FIG. 7I is a depiction of a Instance of Connection Port in a SimDriveline model, connected so that its domain is SimDriveline; and

FIG. 7J is a depiction of a SimDriveline help page that appears when you click on Help in a Connection Port block connected into a SimDriveline model.

DETAILED DESCRIPTION

Graphical modeling environments support models with components represented by instances of graphical objects. Some of the instances of graphical objects in the model are instances of multi-domain objects in that they may occur in a number of different modeling domains supported by the modeling environment. A domain may be any scientific, engineering, business, artistic, entertainment or other endeavor that sets standards for defining graphical objects. The graphical objects are frequently stored in libraries from which the instances of the graphical objects are instantiated in a model. The different graphical objects provide different functionality and properties for the portions of the systems being modeled. A multi-domain graphical object can occur in more than one domain and may have different functionality, semantics and properties in each domain. In order to provide help appropriate for a graphical object instance which is associated with a help callback request, the illustrative embodiment of the present invention identifies the graphical object instance and provides domain appropriate help data.

In one implementation of the present invention, when a domain application is first loaded into memory, it registers domain-specific help callbacks for each class of multi-domain objects that can occur in its domain. The domain does this by adding its domain-specific help method for a class of objects to a list of methods stored as a help callback property of the class itself. Later, when the user requests help for an object, the help system determines the class and domain of the object and uses this information to retrieve the domain-specific method from the class. The help system then invokes the callback method to provide domain-specific help for the object.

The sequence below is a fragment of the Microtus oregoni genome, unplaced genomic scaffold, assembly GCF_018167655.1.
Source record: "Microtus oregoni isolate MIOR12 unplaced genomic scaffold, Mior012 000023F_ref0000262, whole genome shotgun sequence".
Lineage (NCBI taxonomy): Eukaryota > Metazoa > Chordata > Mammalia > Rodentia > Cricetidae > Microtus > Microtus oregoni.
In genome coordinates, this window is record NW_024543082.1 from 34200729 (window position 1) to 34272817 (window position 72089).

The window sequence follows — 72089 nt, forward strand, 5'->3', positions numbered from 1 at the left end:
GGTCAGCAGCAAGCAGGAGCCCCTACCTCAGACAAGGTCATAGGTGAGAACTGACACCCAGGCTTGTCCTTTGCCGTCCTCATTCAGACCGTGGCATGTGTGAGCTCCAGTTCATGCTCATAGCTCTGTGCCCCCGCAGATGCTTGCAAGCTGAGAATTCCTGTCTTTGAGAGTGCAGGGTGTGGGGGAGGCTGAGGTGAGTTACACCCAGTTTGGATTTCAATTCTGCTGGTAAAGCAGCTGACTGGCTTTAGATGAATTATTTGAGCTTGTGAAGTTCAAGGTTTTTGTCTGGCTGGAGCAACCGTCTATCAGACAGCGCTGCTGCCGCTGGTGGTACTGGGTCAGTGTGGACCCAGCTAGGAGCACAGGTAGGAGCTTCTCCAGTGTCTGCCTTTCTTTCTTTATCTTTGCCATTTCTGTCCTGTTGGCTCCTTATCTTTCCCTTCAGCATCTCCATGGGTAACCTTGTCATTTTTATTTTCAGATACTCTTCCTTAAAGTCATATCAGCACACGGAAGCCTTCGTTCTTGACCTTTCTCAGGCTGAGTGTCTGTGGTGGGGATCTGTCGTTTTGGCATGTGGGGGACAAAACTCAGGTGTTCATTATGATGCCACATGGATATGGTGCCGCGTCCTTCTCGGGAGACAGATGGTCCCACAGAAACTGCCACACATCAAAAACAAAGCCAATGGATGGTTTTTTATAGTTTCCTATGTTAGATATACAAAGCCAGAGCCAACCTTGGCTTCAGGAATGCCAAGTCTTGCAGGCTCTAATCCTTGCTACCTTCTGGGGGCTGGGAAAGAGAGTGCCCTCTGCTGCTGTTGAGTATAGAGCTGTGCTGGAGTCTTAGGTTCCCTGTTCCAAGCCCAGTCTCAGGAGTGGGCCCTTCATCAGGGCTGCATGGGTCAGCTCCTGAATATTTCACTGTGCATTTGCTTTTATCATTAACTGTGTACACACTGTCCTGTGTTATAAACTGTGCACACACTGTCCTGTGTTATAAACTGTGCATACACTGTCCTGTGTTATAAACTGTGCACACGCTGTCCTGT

In another implementation of the present invention, an application for a modeling domain registers a domain-specific help callback method for an object at the time of the object's creation or when the object is moved from one domain to another. The application performs this registration by storing a pointer to the domain-specific method as the value of the object's help callback property. Later, when a user requests help for the object, the help system retrieves the pointer from the object and uses the pointer to invoke the domain-specific help method.

FIG. 1 depicts an environment suitable for practicing the illustrative embodiment of the present invention. A computing device 2 supports a graphical modeling environment 4. The computing device 2 may be a PC, workstation, server, laptop, mainframe, PDA or other computing device equipped with a processor and capable of hosting the graphical modeling environment 4. The computing device 2 may be equipped with a single processor, a multi-core processor, or multiple processors. The processor may be a 32 bit processor, 64 bit processor or some other type of processor capable of executing the instructions required for the present invention. The graphical modeling environment 4 includes multiple modeling domains 6, 8 and 10. The modeling domains 6, 8 and 10 may be grouped libraries of graphical objects associated with a particular plug-in application for the graphical modeling environment.

The graphical modeling environment 4 may be a block diagram modeling and simulation environment, such as SIMULINK from The MathWorks, Inc. of Natick, Mass. or LABVIEW from National Instruments, Inc. of Austin, Tex., a statechart and/or control flow diagramming environment, such as STATEFLOW from The MathWorks, Inc., STATEMATE, from iLogic, Inc. of Toronto, Canada and DYMOLA from Dynasim AB of Lund, Sweden, a mixed-block diagram/statechart modeling and simulation environment such as SIMPLORER from Anson Corporation of Pittsburgh, Pa., a data flow diagram environment, a UML modeling environment, a discrete event simulation environment such as ANYLOGIC from XJ Technologies of St. Petersburg, Russia or EXTEND from Imagine That, Inc. of San Jose, Calif. or some other type of graphical modeling environment. The graphical modeling environment 4 supports the creation and execution of a graphical model 20. The graphical model 20 may be a UML diagram, block diagram model, a statechart, a graphical representation of a finite state machine, a control flow diagram, a data flow diagram, an entity flow network diagram, or other type of graphical model.